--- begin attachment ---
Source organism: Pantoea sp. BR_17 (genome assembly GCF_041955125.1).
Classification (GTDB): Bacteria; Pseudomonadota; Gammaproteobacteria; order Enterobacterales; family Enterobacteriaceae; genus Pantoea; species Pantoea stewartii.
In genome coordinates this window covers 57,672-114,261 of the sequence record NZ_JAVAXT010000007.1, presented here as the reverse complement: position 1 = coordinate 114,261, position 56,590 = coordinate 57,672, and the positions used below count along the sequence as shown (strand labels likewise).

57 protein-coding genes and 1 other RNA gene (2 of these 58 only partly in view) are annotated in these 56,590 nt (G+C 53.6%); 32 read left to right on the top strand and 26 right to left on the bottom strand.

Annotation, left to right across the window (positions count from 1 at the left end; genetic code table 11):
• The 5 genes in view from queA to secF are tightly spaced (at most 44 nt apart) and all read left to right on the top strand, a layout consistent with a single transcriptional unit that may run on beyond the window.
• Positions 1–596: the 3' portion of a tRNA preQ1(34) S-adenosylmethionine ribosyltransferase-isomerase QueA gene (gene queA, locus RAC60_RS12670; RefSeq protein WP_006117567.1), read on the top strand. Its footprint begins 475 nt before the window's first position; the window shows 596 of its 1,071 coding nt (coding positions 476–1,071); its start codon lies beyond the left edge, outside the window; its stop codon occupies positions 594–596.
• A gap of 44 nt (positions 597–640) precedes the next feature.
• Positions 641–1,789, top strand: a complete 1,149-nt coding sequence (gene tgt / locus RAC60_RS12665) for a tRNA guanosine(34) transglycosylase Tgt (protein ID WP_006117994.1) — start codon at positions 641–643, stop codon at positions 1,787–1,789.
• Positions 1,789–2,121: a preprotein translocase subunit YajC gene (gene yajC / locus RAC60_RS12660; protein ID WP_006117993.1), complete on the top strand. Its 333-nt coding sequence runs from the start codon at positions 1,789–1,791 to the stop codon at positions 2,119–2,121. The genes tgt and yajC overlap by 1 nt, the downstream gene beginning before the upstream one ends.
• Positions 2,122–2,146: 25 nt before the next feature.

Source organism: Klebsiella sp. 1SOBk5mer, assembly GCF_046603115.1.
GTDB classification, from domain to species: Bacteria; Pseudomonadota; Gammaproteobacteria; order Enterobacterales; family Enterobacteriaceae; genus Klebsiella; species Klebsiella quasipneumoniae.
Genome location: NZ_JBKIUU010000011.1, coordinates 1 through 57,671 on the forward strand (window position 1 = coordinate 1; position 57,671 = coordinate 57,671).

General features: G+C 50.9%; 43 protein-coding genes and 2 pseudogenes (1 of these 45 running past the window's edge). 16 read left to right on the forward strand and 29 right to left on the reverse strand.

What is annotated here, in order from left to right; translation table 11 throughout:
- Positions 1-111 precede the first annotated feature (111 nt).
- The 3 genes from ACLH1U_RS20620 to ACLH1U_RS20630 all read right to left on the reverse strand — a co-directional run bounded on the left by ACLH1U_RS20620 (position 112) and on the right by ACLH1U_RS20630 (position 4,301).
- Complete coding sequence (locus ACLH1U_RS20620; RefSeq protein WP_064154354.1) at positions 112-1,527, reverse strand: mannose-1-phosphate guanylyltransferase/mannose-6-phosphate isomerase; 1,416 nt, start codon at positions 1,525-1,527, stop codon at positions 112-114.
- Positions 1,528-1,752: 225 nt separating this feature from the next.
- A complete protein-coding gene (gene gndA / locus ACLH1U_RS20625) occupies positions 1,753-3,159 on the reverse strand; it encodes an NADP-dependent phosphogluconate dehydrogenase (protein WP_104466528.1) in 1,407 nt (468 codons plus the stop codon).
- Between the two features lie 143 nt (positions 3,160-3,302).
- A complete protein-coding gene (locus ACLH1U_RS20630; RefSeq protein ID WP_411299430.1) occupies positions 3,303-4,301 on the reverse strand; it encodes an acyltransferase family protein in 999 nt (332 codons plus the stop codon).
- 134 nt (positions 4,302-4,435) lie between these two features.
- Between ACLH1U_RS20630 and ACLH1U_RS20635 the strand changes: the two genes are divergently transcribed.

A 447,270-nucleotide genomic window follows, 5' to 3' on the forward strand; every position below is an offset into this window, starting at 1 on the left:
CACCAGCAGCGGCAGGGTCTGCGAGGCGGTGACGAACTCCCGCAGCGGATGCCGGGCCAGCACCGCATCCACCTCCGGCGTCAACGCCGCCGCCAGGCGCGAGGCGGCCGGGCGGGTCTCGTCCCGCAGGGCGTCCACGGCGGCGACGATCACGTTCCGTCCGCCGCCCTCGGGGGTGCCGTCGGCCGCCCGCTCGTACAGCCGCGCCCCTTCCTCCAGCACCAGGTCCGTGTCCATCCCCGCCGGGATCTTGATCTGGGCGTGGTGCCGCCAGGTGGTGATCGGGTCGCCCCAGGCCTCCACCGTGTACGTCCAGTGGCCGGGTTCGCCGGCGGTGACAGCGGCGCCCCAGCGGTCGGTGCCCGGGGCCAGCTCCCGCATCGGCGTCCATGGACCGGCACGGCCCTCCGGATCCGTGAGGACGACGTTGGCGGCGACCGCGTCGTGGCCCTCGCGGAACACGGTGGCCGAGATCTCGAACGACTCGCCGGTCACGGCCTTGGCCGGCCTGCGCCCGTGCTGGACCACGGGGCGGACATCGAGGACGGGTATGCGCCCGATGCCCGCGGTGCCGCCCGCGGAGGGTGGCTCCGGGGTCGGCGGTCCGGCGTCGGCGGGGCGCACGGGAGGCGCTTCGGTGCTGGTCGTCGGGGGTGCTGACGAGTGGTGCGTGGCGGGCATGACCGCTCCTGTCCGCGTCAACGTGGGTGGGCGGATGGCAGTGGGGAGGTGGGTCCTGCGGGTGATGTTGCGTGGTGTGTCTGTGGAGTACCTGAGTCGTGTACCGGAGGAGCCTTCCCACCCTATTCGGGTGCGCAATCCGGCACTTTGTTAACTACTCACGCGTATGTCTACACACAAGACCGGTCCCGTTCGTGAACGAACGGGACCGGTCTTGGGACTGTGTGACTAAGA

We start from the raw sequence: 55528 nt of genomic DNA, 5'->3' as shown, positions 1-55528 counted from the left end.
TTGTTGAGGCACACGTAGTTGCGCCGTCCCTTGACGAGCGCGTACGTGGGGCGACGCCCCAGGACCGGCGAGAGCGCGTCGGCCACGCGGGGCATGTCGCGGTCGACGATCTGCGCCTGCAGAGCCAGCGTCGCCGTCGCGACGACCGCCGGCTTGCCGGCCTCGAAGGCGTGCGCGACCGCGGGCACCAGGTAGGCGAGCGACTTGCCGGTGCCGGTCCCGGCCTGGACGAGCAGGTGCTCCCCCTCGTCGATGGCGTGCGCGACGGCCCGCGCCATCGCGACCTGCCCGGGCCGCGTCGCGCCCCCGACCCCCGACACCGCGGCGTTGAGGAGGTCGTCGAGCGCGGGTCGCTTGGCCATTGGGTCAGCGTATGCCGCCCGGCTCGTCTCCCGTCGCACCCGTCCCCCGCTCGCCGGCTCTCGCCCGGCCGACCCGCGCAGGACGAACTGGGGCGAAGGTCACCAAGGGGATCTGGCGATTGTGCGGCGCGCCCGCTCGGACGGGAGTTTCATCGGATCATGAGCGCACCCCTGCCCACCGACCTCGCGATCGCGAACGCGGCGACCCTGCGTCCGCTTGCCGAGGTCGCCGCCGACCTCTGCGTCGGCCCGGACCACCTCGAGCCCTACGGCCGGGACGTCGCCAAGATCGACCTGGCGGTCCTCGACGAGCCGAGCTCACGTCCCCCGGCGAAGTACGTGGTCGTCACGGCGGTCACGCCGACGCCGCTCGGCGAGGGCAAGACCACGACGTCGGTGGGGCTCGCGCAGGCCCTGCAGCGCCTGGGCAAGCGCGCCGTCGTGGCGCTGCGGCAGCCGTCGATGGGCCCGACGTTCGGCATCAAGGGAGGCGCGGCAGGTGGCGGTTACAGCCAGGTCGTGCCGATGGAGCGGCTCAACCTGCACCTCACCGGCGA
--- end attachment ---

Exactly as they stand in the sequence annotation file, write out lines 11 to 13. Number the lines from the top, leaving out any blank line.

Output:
• Positions 2,122–2,146: 25 nt before the next feature.

Source organism: Klebsiella sp. 1SOBk5mer, assembly GCF_046603115.1.
GTDB classification, from domain to species: Bacteria; Pseudomonadota; Gammaproteobacteria; order Enterobacterales; family Enterobacteriaceae; genus Klebsiella; species Klebsiella quasipneumoniae.